Lions feature new look at tight end with roles still being defined

Luke Willson, Levine Toilolo have the most experience

ALLEN PARK — Overall the Lions offense has not changed drastically from 2017, with the exception of tight end.  Three new faces, three new skillsets.

The Lions open the season against the N.Y. Jets on Monday night at Ford Field.

Eric Ebron and his 53 catches and four touchdowns in 2017 are gone to the Colts. Darren Fells, who had 17 catches for 177 yards and three touchdowns, is now a Cleveland Brown.

Meet Luke Willson, Levine Toilolo, Michael Roberts and Hakeem Valles.

Offensive coordinator Jim Bob Cooter said this week he’s still plugging those guys into different spots.

“I think we’re still keeping an open mind about maybe who our best guy is to do certain things or best combination of guys to work together to do certain things,’’ Cooter said this week. “So, we’re encouraged with the guys we have in that room. … We have a versatile group of tight ends, so it does sometimes change the play-calling from when you’re sort of sticking one certain guy in one certain role and one certain other guy in another certain role. We have guys who can do multiple things well.’’

Lions tight ends coach Chris White said this week he doesn’t consider any of them his No. 1 guy. Coach Matt Patricia agrees.

“That has really become a multiple position, I would say in the last eight years, where you might have two guys that are really ‘starters’ or ‘No. 1 guys.’ So, I think there are a lot of personnel groups where multiple tight ends are used. Sometimes one tight end is used in certain situations, sometimes another tight end is used in a different situation,’’ Patricia said on Saturday.

He compares the tight end position to linebackers.

“There are inside linebackers, outside linebackers, there are different types of players in those positions that need to be utilized in different situations,’’ Patricia said. “I think all those guys are doing a real good job though, like I said, really through camp competing for different spots and responsibilities and playing time. So, we’ll keep pushing that with that group.”

In 2017, the Lions scored 29 passing touchdowns with seven of them caught by tight ends.

Willson spent the last five seasons with the Seattle Seahawks. In 2017, he finished with 15 catches for 153 yards and four touchdowns playing in all 16 games. Over the five seasons, he averaged 17.8 catches a year.

Toilolo spent the past five seasons with the Atlanta Falcons. Last season he had a dozen catches for 122 yards and a touchdown. He’s No. 2 on the depth chart behind Willson.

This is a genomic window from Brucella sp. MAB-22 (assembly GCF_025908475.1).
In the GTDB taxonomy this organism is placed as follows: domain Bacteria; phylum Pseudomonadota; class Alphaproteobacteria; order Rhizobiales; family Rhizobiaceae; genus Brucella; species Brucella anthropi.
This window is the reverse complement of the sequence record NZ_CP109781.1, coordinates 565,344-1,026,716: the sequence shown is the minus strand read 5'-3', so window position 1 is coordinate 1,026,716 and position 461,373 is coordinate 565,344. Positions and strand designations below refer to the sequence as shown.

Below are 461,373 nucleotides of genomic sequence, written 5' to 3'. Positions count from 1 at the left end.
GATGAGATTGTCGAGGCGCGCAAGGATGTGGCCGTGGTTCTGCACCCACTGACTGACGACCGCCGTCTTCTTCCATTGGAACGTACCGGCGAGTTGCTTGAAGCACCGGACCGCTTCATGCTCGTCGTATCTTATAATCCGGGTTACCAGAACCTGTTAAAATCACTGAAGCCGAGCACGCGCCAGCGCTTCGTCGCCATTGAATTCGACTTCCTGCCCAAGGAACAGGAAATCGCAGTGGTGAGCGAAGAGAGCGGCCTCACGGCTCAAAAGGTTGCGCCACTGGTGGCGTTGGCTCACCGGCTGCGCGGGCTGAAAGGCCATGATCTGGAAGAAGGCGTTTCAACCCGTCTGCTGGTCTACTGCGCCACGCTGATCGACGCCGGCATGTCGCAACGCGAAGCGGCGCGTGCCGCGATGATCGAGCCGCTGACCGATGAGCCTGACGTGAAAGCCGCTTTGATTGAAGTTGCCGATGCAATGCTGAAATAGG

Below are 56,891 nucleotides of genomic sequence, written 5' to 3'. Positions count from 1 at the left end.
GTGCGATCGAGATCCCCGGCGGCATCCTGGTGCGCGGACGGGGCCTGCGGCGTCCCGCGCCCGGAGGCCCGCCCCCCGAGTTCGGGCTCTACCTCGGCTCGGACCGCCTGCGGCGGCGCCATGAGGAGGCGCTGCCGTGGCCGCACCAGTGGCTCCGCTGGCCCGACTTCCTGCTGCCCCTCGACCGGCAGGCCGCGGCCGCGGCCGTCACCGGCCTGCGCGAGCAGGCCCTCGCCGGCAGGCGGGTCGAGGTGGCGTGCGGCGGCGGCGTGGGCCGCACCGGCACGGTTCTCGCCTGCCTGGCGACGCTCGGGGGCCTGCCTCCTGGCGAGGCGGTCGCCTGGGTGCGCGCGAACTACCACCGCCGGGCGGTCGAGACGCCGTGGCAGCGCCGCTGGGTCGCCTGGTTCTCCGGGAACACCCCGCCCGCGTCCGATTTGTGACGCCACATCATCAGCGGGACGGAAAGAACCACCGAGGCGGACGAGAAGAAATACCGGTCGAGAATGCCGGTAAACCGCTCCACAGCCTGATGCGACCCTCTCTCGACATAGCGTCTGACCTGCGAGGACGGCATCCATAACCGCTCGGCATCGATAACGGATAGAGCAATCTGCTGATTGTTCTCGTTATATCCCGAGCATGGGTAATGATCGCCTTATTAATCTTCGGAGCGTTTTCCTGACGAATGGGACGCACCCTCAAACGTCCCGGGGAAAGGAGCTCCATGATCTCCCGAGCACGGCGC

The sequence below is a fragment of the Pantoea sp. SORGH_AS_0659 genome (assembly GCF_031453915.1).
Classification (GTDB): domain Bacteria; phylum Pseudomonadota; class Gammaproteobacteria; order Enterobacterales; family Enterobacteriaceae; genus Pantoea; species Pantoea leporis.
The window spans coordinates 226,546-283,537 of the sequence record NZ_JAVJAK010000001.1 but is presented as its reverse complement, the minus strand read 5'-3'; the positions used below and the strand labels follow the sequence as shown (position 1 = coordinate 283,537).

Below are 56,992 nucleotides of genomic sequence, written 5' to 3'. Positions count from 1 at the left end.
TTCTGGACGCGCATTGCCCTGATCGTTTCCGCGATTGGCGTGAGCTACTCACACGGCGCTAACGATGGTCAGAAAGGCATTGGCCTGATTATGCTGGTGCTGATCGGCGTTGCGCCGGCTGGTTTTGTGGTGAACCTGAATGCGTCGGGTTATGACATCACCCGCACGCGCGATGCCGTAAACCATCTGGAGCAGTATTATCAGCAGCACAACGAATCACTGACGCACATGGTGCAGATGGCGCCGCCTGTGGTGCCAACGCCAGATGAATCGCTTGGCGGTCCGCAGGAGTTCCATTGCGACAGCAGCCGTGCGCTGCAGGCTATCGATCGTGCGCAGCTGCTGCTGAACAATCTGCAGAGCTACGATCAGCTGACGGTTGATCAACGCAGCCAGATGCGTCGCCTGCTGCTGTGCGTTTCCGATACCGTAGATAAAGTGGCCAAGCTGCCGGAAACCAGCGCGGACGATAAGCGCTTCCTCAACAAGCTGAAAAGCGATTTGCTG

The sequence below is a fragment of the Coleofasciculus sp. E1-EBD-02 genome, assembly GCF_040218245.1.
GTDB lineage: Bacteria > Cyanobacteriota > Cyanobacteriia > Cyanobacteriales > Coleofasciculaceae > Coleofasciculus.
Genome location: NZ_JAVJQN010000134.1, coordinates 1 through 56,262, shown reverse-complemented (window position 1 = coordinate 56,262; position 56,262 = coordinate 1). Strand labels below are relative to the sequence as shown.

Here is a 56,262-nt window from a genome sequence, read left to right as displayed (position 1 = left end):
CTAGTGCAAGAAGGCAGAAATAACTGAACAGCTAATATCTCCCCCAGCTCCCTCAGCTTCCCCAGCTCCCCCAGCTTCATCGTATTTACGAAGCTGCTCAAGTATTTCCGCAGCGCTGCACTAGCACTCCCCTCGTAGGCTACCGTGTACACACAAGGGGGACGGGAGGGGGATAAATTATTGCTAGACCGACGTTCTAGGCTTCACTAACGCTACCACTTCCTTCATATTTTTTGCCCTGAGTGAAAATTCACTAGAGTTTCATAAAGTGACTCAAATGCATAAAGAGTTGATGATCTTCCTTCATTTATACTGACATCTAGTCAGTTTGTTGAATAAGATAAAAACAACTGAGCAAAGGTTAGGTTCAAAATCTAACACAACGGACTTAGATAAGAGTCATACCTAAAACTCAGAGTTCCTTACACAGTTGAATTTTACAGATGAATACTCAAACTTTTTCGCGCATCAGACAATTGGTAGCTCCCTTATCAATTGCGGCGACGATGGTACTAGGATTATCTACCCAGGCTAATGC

Only Roberts returns from last season when he was a rookie who had four catches for 46 yards.

Valles played in one game for the Lions in 2017 and 11 games for the Arizona Cardinals in 2016. He has never caught a pass in the NFL regular season, although was impressive in the preseason games against second and third defenses which earned him a spot on the roster.

Detroit Lions: Five things to know about LeGarrette Blount on eve of opener

Winning more important than number of carries

ALLEN PARK >> LeGarrette Blount is happy to talk about the three Super Bowl rings he’s won in the last four seasons. It’s rare he’ll wear them in public and when he does, it’s the duplicates not the real diamond-encrusted bling. And, oh by the way, the Lions running back says he wears all three together.

However, when it comes to Monday’s season-opening game against the N.Y. Jets at Ford Field, Blount is all business.

“I’m really excited about it, just the opportunity to go out there and play a real game against a lot of different guys, against a really good defense. Obviously we know they’re a good team. I’m excited about it,’’ said Blount whose last game was for the Eagles in the Super Bowl on Feb. 4.

Five things to know about Blount with the regular season a few days away:

1. He’s one of four Lions’ running backs who should get touches in every game. He’s not concerned about his workload or lack of it. “We’re just worried about winning the games, we don’t care about the touches at this point,’’ Blount said on Friday. Last season he led the Eagles with 173 carries for 766 yards (4.4 yards per carry). He also scored a pair of rushing touchdowns. That’s about 18 carries a game. He was the Eagles’ top producing back. Jay Ajayi had 70 carries for 408 yards, while Corey Clement had 74 for 321 yards.

2. Blount loves the versatility among the Lions’ backs which should cause headaches for opposing defensive coordinators. “(There’s) an unlimited amount of mismatches, let’s just say that. Like I said we have a lot of different dynamics in our room. Obviously Theo (Riddick) is one of the most dynamic running backs in this league. AA (Ameer Abdullah) is also one of the most elusive guys in this league. We have a dynamic group and we’re excited to see what we all can do,’’ Blount said, also mentioning rookie Kerryon Johnson.